Conifers produce seeds but not flowers. This makes them gymnosperms. Instead of flowers, conifers produce cones. Botanically known as strobili, cones are the reproductive organs of conifers.
There are male cones and female cones. Male cones, called microstrobilus or pollen cones, produce pollen and look very little like the cones we imagine. Male cones are more herbaceous than female cones and they look very similar to one another across species. Female cones are the familiar woody structures that produce and contain seeds. Female cones, also known as seed cones, ovulate cones, and megastrobili, are structurally unique to each species and helpful when it comes to identification.
Female cones are covered with plates called scales. Female cones start out as a central stem covered with bracts. Bracts are modified leaves or scales with a small flower or flower clusters in its axil. The bright red “petals” of poinsettia are not actually flowers. They are bracts. In some cases, the bracts harden and fuse to the woody seed scales.
Male cones appear in clusters and are much smaller than female cones. They contain pollen sacs and generally start growing on the end of the previous year’s branches, usually lower in the tree canopy, below female cones. This prevents self-pollination.
Cone and seed development
While male cones usually only last one year, it can take 3 or more years for a female cone to fully develop. Once a female cone is receptive and pollination has occurred, it can take up to a year for fertilization to be complete. As seeds develop, some cones will slowly begin to open, while other species need fire to trigger opening. Stone pine seeds, while delicious, require a lot of hard work to separate them from their cones.
Some conifer seeds have a wing that allows them to be carried on the wind, while other species rely on animals, such as squirrels, and birds help them disperse. Stone pine seeds, while delicious, require a lot of hard work to separate them from their cones.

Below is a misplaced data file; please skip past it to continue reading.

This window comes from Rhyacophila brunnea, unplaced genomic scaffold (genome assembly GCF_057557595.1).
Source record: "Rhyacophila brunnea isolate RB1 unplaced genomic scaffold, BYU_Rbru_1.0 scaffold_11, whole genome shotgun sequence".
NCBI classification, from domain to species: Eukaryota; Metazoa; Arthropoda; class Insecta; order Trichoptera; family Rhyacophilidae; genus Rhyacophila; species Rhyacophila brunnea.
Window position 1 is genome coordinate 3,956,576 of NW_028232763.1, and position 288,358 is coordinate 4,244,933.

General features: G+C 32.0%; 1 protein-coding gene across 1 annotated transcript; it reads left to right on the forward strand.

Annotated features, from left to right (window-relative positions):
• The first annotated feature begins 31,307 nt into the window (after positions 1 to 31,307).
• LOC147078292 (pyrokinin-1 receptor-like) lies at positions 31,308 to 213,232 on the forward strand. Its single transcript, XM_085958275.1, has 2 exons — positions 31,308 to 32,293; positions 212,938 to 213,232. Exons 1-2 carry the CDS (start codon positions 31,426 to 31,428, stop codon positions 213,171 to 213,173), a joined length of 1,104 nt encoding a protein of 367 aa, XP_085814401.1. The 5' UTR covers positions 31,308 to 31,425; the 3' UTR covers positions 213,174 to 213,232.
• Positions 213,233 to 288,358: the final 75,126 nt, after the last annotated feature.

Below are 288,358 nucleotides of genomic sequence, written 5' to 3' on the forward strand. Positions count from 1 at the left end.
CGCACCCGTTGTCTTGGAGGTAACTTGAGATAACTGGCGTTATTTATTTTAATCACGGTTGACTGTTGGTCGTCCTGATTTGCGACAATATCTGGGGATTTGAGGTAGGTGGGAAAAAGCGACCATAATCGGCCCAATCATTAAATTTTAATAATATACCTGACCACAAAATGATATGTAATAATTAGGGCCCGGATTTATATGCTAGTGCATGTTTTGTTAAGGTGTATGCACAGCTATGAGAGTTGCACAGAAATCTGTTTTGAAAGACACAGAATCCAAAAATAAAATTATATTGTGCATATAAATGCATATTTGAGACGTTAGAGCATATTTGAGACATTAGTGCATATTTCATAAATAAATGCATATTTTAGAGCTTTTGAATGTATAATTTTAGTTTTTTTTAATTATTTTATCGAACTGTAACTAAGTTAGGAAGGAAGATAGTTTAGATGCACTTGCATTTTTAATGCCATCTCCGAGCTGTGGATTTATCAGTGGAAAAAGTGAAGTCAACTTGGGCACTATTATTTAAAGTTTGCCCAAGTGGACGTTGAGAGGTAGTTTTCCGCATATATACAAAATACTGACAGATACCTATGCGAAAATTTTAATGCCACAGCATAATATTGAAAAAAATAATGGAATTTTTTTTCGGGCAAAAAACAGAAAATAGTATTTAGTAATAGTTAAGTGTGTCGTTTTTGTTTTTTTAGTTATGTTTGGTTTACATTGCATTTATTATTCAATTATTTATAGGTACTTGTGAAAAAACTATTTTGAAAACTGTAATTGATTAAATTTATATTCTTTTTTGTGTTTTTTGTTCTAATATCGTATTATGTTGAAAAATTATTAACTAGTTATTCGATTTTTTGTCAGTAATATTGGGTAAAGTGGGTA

Types of cones
The cones of holiday decoration fame are only one of many different types of cones. The scales can be arranged in one of two ways: imbricate or peltate. Imbricate scales overlap much like roof tiles and are attached along a common axis. Peltate scales do not overlap and are attached from a central point, more like an umbrella. Some cones look more like berries than cones.
Araucariaceae (monkey-puzzle tree, kauri, and the nearly extinct Wollemia tree) - fused scales create a spherical cone; imbricate
Cupressaceae (arborvitae, cypress, juniper, redwood, sequoia) - bracts and seed scales are fused; peltate
Pinaceae (cedar, fir, larch, pine, spruce) - archetypical cone; imbricate
Podocarpaceae (Prince Albert’s yew, Matai) - many of the scales are fused into a brightly colored, often edible aril; imbricate
Sciadopityaceae (Japanese umbrella pine) - imbricate
Taxaceae (yew) and Cephalotaxaceae (plum yews) - female cones have only one scale, with a single poisonous ovule; the surrounding fruit is sweet but the seed is deadly
While not conifers, cycads and welwitschia, or tree tumbo, also produce cones. Tree tumbo plants are considered living fossils and are unique in that female plants produce female cones and male plants produce male cones.
How many cone-producing plants do you have?
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